Meet the women who made Pentagon Papers drama "The Post" possible

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Spielberg's best instinct kicks in once the question of whether to publish or not becomes the focus. Seeing those two threads intertwine in such a gripping and energetic movie, with a large cast so good that it's nearly unfair, really, is a blast. Executive editor Ben Bradlee (Hanks) doesn't want to back down when the White House refuses access to the Post's reporter, though publisher Katharine Graham (Streep), a patrician socialite who travels in those rarefied social circles, urges her editor to apply a lighter touch. Inserted as a military strategist under the Pentagon's Assistant Secretary of Defense for International Security Affairs John McNaughton, he's observing the war first hand. Yet, it "sent boys to die" - this they did largely to avoid the humiliation of the American defeat. Graham is already on thin ice as a woman holding unprecedented power in publishing and facing massive sexism.

"The Post" is a historical but entertaining and inspiring account of the courageous decision by Washington Post publisher Katharine Graham in 1971 to publish the Pentagon Papers. Needless to say this could result in a catastrophe for the Nixon government, thus after the initial reports in the Times the U.S. government for the first time since its creation sought an injunction on the press from a federal court, and they got it.

The US Supreme Court backed the freedom of the press against the government.

Around these two, Michael Rhys (The Americans) and Bob Odenkirk (Better Call Saul) are especially effective as the whistle-blower Daniel Ellsberg and Bradlee's trusted lieutenant Ben Bagdikian. He pursues the story with the purest, strongest force known to journalism - that of the scooped trying to scoop their scooper. If the Washington Post could get a copy of the government classified papers it would change the outlook of their newspaper's bottom line. Graham, the boss, is caught in the middle. Hanks is the ideal choice for a character who's juuust enough of a salty old sumbitch to keep things from turning into mushy hagiography.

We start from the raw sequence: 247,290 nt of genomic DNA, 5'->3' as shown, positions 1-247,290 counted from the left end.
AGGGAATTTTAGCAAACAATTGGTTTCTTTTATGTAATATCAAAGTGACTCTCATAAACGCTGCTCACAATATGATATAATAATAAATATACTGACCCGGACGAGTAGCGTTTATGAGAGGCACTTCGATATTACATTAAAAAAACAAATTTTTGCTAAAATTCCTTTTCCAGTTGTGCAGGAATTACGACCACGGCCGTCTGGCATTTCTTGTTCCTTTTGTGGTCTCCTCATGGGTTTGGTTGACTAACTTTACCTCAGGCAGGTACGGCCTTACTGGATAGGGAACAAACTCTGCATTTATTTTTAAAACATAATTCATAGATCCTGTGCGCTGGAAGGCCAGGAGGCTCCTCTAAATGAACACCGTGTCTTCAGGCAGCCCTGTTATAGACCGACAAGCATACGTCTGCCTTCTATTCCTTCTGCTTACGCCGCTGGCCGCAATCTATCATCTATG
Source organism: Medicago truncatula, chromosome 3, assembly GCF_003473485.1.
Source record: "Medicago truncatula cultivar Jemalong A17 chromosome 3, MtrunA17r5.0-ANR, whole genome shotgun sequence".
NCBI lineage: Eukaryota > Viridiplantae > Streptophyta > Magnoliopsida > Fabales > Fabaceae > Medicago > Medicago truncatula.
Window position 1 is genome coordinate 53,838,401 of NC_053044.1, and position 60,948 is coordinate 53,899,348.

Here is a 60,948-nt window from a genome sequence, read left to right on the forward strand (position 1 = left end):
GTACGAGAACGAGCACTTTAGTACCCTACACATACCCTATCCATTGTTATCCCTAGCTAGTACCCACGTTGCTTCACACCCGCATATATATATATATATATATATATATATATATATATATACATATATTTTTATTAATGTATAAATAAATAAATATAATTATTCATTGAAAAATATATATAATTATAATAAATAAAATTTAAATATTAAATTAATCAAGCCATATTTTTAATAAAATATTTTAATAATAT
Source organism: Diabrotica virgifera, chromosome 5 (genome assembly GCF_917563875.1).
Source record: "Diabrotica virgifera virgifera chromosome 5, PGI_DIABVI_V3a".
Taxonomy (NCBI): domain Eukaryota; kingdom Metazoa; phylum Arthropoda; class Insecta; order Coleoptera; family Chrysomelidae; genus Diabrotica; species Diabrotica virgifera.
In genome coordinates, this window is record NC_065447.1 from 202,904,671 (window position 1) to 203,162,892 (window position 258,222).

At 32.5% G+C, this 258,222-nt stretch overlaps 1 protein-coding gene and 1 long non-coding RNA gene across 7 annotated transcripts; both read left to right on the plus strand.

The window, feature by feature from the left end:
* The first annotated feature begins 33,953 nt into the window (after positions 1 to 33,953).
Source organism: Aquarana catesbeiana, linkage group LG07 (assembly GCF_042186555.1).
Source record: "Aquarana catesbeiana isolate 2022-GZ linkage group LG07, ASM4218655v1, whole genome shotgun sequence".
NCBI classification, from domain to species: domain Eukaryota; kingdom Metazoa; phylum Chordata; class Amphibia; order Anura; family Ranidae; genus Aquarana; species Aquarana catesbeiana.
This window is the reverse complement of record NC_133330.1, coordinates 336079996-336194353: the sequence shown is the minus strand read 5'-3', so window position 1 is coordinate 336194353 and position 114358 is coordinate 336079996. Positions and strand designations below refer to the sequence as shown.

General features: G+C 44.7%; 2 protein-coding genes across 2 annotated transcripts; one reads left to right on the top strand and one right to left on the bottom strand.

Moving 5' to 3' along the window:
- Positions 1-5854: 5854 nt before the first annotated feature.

Even though anyone who knows the history knows what will end up happening, the suspense is still palpable.

Stream No. 2 reveals the evolution of Graham, the rare woman running a media company, who was looked down upon by her own board.


And that's what you see in Streep's performance.

"She certainly set the bar high for anyone else who decides to run because no one can speak in less lofty terms and can adhere to principle and passion in a political campaign because we've seen that it's possible", Streep said.

The subtext of sharp women - such as Streep's Graham and Carrie Coon as Post editorial page editor Meg Greenfield - having to navigate rooms full of condescending men is deliciously on point at this moment. Spielberg is slick enough in his directing choices-and savvy enough to put together a killer cast of supporting players like Tracy Letts, Bradley Whitford, Sarah Paulson and Alison Brie-that it rarely feels like you're getting a lecture about the importance of an adversarial free press. "Show" partner David Cross.

What makes The Post rare and utterly engaging is the fact that it showcases the value of newspapers teaming up to unfold high-level deception and pinning down the Government to accountability even if the grave spectre of crippling financial pressures stares journalism down as a whole.

For those who don't, however, the film is instructional - right down to its quote from Justice Hugo Black's opinion in the case, a statement, that like the rest of the film strongly resonates today.

In the era of so-called "Fake News", The Post is a great reminder of the importance of a vibrant, fearless press.

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